Google’s Go-playing AI system beat Korean grandmaster 4 out of 5 games
Machines have been beating humans for years in games and contests: chess, Scrabble, checkers, Jeopardy! and more recently, the Chinese board game Go. Google’s AI machine won 4 out of 5 games in a $1.3 million contest against South Korean Lee Sedol, rated as the world’s best Go player. Sedol comments to ABC News at a post-game press conference:
I didn’t expect to lose. I didn’t think AlphaGo would play the game in such a perfect manner. Personally, I am regretful about the result, but would like to express my gratitude to everyone who supported and encouraged me throughout the match.
The 2,500-year-old board game is purported to be more complex than chess. It is played with black and white stones and the aim is to surround more territory than the opponent. Go appears to be a simple game and begins with an empty board. Two players (one using black stones, the other white), alternate placing stones in squares, trying to grab territory without getting their pieces captured.
According to Alan Levinovitz, writing in Wired a few years ago, “there are 400 possible board positions after the first round of moves in Chess and 129,960 in Go. There are 35 possible moves on any turn in a Chess game, and 250 for Go.” DeepMind’s David Silver and Demis Hassabis noted that the number of possible board configurations in Go is larger than the number of atoms in the universe.
Drake Baer, in a Tech Insider piece, describes DeepMind’s history and role in the development of AlphaGo:
DeepMind didn’t “program” AlphaGo with evaluations of “good” and “bad” moves. Instead, AlphaGo’s algorithms studied a database of online Go matches, giving it the equivalent experience of doing nothing but playing Go for 80 years straight.
“This deep neural net is able to train and train and run forever on these thousands or millions of moves, to extract these patterns that leads to selection of good actions,” says Carnegie Mellon computer scientist Manuela Veloso, who studies agency in artificial intelligence systems.
Google acquired DeepMind in 2014. Founded in 2010 by chess prodigy-turned-artificial intelligence researcher Demis Hassabis, the company’s mission is to “solve intelligence,” and it claims that “the algorithms we build are capable of learning for themselves directly from raw experience or data.”
In February 2015, DeepMind revealed in Nature that the program learned to play vintage arcade games like Pong or Space Invaders as well as human players. Now it’s about to master a game that once seemed unmasterable for artificial intelligence [Go].
A Google DeepMind paper describes the technical details. You can also watch the Nature video below with DeepMind’s Demis Hassabis, who then describes the process required by the AI.
What does it all mean?
Go’s appeal lies in depth through simplicity, which is why its difficult for computers to master up — until now. There’s limited data available looking at the board. Choosing a good move demands a great deal of intuition. Until AlphaGo, no one had built an effective evaluation function. But AlphaGo’s use of deep learning and neural networks to teach itself enables it to process millions of Go positions and moves from human-played games, then deciding upon moves predicted on that experience.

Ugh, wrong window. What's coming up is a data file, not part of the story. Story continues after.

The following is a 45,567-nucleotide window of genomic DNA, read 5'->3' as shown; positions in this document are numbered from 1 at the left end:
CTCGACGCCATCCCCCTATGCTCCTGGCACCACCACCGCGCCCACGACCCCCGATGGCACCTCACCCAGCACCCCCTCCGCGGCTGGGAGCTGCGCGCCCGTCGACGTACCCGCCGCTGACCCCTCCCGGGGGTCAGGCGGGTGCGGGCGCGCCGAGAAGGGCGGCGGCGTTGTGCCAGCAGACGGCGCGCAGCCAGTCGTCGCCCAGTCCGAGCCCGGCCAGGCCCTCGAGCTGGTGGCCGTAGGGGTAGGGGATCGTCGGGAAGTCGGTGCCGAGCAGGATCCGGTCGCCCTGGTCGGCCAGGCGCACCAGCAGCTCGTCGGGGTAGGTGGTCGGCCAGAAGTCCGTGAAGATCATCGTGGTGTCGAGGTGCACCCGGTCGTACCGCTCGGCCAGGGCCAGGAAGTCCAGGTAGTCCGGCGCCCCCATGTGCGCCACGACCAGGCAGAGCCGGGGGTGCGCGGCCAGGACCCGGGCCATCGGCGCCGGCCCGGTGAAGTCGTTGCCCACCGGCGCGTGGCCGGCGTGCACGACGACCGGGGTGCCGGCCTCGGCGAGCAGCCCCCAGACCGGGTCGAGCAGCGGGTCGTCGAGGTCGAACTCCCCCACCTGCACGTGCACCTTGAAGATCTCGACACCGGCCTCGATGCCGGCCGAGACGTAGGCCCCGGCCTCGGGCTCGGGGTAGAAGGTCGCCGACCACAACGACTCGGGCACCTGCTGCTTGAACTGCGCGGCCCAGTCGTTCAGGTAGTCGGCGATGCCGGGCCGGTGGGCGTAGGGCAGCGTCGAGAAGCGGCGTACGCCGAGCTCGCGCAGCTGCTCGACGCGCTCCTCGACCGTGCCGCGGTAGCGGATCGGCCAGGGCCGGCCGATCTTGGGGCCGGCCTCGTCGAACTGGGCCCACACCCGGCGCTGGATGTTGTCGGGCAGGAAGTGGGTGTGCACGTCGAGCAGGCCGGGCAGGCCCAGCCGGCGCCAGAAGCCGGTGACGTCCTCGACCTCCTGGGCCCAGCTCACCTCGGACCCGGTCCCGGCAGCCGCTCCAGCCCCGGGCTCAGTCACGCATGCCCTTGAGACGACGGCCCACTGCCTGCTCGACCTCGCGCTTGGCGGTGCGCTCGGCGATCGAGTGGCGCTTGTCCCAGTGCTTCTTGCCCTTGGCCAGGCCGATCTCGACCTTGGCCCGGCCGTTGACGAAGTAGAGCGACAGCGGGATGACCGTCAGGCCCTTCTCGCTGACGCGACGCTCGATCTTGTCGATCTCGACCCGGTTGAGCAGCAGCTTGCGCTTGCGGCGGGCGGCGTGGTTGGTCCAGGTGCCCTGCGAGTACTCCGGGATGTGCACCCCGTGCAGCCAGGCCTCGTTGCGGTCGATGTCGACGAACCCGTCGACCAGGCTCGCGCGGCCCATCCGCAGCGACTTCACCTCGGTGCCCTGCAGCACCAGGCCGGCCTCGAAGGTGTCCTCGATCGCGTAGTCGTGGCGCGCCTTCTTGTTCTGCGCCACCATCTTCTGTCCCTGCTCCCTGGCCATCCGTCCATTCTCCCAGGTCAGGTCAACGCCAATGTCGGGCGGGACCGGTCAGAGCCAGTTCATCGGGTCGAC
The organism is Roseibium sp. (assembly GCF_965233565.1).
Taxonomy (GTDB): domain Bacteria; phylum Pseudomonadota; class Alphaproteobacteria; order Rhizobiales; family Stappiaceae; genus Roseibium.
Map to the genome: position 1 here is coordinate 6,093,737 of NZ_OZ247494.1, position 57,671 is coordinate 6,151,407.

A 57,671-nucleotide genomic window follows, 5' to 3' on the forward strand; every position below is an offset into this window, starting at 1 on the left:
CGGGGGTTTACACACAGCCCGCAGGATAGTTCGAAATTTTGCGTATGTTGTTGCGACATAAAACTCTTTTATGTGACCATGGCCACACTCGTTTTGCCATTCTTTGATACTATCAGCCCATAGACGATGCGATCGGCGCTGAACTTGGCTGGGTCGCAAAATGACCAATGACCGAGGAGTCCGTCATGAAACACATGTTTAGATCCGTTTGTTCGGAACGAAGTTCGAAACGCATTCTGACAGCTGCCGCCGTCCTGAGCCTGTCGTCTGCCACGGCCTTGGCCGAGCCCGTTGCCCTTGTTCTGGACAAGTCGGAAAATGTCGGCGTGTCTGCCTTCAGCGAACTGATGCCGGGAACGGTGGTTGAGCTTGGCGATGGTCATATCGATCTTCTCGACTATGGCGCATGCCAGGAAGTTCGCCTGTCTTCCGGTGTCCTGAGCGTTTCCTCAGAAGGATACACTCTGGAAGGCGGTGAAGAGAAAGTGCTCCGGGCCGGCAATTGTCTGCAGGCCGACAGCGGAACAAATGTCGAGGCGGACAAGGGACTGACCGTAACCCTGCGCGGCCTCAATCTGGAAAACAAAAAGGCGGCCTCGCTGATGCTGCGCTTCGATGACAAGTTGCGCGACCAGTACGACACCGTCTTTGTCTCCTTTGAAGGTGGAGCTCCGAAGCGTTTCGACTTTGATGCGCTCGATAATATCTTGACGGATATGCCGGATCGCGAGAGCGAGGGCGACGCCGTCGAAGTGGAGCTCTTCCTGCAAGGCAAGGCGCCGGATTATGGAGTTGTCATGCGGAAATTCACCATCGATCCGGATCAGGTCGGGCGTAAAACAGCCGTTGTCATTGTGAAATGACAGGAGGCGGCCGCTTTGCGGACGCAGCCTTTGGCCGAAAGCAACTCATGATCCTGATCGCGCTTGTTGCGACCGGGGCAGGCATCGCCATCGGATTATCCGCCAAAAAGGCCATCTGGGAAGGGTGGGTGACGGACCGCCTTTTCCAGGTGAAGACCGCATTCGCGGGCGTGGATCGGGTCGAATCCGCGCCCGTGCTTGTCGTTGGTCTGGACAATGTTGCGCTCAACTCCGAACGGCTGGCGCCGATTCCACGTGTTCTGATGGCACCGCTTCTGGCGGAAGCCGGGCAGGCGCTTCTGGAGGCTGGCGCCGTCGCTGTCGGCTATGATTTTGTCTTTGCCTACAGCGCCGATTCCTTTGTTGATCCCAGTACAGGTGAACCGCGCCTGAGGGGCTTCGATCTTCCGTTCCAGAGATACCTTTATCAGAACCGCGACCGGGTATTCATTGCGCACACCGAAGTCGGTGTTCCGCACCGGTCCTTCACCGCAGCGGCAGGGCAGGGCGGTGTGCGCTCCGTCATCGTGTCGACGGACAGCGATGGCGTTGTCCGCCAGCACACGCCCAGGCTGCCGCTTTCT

Sam Byford writes in The Verge:
The twist is that DeepMind continually reinforces and improves the system’s ability by making it play millions of games against tweaked versions of itself. This trains a “policy” network to help AlphaGo predict the next moves, which in turn trains a “value” network to ascertain and evaluate those positions. AlphaGo looks ahead at possible moves and permutations, going through various eventualities before selecting the one it deems most likely to succeed. The combined neural nets save AlphaGo from doing excess work: the policy network helps reduce the breadth of moves to search, while the value network saves it from having to internally play out the entirety of each match to come to a conclusion.
Thus, AlphaGo gets better by playing itself. DeepMind believes that the principles it uses in AlphaGo have broader application and implications. Hassabis makes a distinction between “narrow” AIs like Deep Blue and artificial “general” intelligence (AGI), the latter being more flexible and adaptive. He thinks AlphaGo’s machine learning techniques will be useful in robotics, smartphone assistant systems, and healthcare.
Intuition has been the sole domain of humans. But now AlphaGo, Google, and DeepMind have shown they can build systems with an effective evaluation function to make choices based on a growing universe of experiential data. Reading medical scans and upgrading Siri (and other online resources and social assistants) are just the tip of the iceberg. This technology has implications for self-driving vehicles of all types (air, land and sea), medical diagnostics, and predictive stock picking to name just a few.
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